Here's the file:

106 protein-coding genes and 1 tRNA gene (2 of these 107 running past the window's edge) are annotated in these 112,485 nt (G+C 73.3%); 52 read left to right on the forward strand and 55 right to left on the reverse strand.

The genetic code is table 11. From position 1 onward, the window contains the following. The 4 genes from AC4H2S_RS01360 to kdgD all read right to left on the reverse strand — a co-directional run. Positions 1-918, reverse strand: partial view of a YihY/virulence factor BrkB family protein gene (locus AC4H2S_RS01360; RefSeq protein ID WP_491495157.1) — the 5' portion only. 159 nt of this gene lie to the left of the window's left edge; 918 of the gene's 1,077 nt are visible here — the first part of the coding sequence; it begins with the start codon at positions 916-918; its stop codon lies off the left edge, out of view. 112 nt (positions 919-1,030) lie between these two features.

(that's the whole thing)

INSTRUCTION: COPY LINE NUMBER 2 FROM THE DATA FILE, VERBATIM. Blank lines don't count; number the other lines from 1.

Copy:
The genetic code is table 11. From position 1 onward, the window contains the following. The 4 genes from AC4H2S_RS01360 to kdgD all read right to left on the reverse strand — a co-directional run. Positions 1-918, reverse strand: partial view of a YihY/virulence factor BrkB family protein gene (locus AC4H2S_RS01360; RefSeq protein ID WP_491495157.1) — the 5' portion only. 159 nt of this gene lie to the left of the window's left edge; 918 of the gene's 1,077 nt are visible here — the first part of the coding sequence; it begins with the start codon at positions 916-918; its stop codon lies off the left edge, out of view. 112 nt (positions 919-1,030) lie between these two features.